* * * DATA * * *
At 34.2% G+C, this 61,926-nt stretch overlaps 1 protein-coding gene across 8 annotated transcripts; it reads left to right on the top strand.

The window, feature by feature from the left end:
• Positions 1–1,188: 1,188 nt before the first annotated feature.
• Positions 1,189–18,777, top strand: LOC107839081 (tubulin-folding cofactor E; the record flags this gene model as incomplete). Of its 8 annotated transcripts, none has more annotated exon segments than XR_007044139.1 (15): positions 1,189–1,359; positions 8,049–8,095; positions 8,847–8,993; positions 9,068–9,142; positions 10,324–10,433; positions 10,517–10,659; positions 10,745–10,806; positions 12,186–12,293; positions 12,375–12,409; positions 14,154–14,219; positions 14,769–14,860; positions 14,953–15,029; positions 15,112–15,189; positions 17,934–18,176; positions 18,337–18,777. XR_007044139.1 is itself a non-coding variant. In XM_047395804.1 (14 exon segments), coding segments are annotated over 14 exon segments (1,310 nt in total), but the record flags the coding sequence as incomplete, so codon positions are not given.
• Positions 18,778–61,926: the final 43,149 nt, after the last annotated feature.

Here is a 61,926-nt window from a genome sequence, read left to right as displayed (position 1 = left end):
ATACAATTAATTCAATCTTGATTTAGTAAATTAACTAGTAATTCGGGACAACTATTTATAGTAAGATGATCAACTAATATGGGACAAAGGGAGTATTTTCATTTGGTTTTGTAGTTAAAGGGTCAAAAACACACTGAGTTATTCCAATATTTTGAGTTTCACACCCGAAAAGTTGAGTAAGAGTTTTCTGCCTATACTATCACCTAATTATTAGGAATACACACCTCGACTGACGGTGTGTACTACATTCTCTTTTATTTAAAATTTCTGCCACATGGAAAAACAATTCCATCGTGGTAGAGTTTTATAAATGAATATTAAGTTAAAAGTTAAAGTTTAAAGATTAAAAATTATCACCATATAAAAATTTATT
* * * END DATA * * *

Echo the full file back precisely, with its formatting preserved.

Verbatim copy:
At 34.2% G+C, this 61,926-nt stretch overlaps 1 protein-coding gene across 8 annotated transcripts; it reads left to right on the top strand.

The window, feature by feature from the left end:
• Positions 1–1,188: 1,188 nt before the first annotated feature.
• Positions 1,189–18,777, top strand: LOC107839081 (tubulin-folding cofactor E; the record flags this gene model as incomplete). Of its 8 annotated transcripts, none has more annotated exon segments than XR_007044139.1 (15): positions 1,189–1,359; positions 8,049–8,095; positions 8,847–8,993; positions 9,068–9,142; positions 10,324–10,433; positions 10,517–10,659; positions 10,745–10,806; positions 12,186–12,293; positions 12,375–12,409; positions 14,154–14,219; positions 14,769–14,860; positions 14,953–15,029; positions 15,112–15,189; positions 17,934–18,176; positions 18,337–18,777. XR_007044139.1 is itself a non-coding variant. In XM_047395804.1 (14 exon segments), coding segments are annotated over 14 exon segments (1,310 nt in total), but the record flags the coding sequence as incomplete, so codon positions are not given.
• Positions 18,778–61,926: the final 43,149 nt, after the last annotated feature.

Here is a 61,926-nt window from a genome sequence, read left to right as displayed (position 1 = left end):
ATACAATTAATTCAATCTTGATTTAGTAAATTAACTAGTAATTCGGGACAACTATTTATAGTAAGATGATCAACTAATATGGGACAAAGGGAGTATTTTCATTTGGTTTTGTAGTTAAAGGGTCAAAAACACACTGAGTTATTCCAATATTTTGAGTTTCACACCCGAAAAGTTGAGTAAGAGTTTTCTGCCTATACTATCACCTAATTATTAGGAATACACACCTCGACTGACGGTGTGTACTACATTCTCTTTTATTTAAAATTTCTGCCACATGGAAAAACAATTCCATCGTGGTAGAGTTTTATAAATGAATATTAAGTTAAAAGTTAAAGTTTAAAGATTAAAAATTATCACCATATAAAAATTTATT